Andrew P. Hofer and Raghu Ramachandran explain why dynamic financial analysis is more useful in allocating insurance assets than matrix-based models.
Surely you have heard or read comments describing companies that have not invested in equities as having “missed the boat” or “acted too timidly.” It is certainly easy, with the benefit of hindsight, to look back on recent market performance and wish one had participated to a greater degree. Yet, we must make an allocation decision today without knowing how the company's assets or liabilities will perform tomorrow.

How much of its portfolio can a given insurance company reasonably allocate to equities or other volatile investments without assuming an unacceptable increase in risk? In this article, we look at the shortcomings of the prevailing matrix-based asset allocation analysis and demonstrate how dynamic financial analysis produces conclusions that are more useful.

As an example of matrix-based asset allocation analysis, Graph 1 shows the effects of adding equities, as represented by the S&P 500 Index, to a fixed income portfolio, represented by the Lehman Aggregate Index. In the graph, portfolio C, with a higher percentage of equities than portfolio B, offers an additional 1.44% in annualised return. For this additional return the portfolio has a 3.58% greater standard deviation on an absolute basis (9.53%-5.95%) or 60.2% (9.53%/5.95%) of additional volatility relative to portfolio B. But, for most of us, these numbers are abstract. How much risk is a “standard deviation?” What effect does the additional portfolio volatility have on the company's bottom line? The matrix method, used by so many, falls short of providing the necessary insight for an informed decision. The results provided by a standard matrix analysis have two shortcomings, especially for an insurance company. First, investment professionals, even asset managers, do not intuitively understand the effect one unit of standard deviation has on the bottom line of the company. For example, we do not know how moving from portfolio B to portfolio C affects the company's financials. What implication does the extra 3.58% of standard deviation have on the company's ability to meet an earnings target? How does it affect the company's surplus or risk based capital (RBC) position? Second, the analysis does not account for incoming or outgoing cash flows. As the example which follows shows, we should not ignore cash flows. They can substantially change the risk and reward characteristics of a portfolio.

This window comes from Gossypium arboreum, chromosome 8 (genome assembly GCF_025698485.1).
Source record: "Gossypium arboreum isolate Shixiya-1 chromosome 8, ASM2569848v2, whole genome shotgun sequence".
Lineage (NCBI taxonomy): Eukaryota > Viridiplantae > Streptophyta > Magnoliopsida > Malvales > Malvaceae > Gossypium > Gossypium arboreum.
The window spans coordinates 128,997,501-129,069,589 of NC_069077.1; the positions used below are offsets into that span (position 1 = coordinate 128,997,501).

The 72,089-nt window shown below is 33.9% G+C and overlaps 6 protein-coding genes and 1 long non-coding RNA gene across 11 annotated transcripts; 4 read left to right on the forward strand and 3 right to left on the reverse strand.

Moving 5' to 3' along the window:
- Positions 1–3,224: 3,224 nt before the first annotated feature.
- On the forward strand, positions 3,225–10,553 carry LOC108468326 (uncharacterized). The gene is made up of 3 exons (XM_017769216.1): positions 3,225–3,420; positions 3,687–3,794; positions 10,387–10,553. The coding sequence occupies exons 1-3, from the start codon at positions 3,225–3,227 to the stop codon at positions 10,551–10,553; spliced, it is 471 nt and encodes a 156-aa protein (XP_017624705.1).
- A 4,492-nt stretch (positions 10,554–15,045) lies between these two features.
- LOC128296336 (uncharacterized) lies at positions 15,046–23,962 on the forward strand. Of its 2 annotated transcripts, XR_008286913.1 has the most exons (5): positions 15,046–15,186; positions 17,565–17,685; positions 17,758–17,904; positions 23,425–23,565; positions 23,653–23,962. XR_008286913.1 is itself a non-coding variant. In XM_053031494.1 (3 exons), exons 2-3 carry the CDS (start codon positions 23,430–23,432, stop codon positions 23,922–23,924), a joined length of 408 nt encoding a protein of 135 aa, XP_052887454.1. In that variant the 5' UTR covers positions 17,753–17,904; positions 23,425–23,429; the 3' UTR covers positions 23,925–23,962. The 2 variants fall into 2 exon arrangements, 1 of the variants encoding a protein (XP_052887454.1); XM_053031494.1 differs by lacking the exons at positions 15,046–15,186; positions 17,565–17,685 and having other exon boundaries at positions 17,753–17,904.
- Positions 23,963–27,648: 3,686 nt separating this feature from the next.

A simple example

To illustrate these shortcomings, we will use the following simple example. Suppose we have to choose between two portfolios, 1 and 2. We generated sample quarterly returns for these portfolios for the next two years. (See next page) Portfolio 1 has a return of 6.4% with a standard deviation of 2.8% and portfolio 2 has a return of 8.0% with a standard deviation of 4.2%.

If each portfolio started with $100 in invested assets and had no cash flows, at the end of two years they would have a value of $113.24 and $116.64, respectively. Is the extra amount of return portfolio 2 enjoys worth the extra risk?

What happens if there is a claim or a catastrophe? Let us suppose the company has to pay a claim of $80 at the end of the second quarter. From a total return perspective, this cash flow does not affect the calculation of total return. Thus, the portfolios still have the same return measure.

However, consider the asset value at the end of two years; portfolio 1 now appears more attractive on a reward basis as it has 11% more assets. Of course, insurance liability cash flows vary in terms of both timing and magnitude. Consider what would happen if the claim came in the seventh quarter rather than in the second; now portfolio 2 has 3% more assets at the end of the period.

However, if the claim in the second quarter increased to $100, then portfolio 2 would bankrupt the company! Thus, cash flows can alter how we rank portfolios in terms of reward.

Cash flows should also affect a meaningful risk measure, but as with returns, they do not affect the standard deviation of return calculation. Yet, in our example, large cash outflow early in the projection would bankrupt the company. Thus, the company would want an effective way to assign higher level of risk to this allocation than the measured standard deviation would indicate. Reality is even harsher: this example does not take into account transaction costs, taxation and the inherent variability of reserves.

Most matrix-based analyses do not make allowances for these factors and could lead to conclusions detrimental to the company.

Modeling a solutionDynamic financial analysis (DFA) offers a solution to this problem. With a DFA model, the company would project its financials, both assets and liabilities, under various scenarios. When modeled correctly, the company now has a representative set of balance sheets, income statements and cash flow statements. These statements take into account not only the varying asset and liability cash flows, but also frictional costs, such as taxes and transaction fees.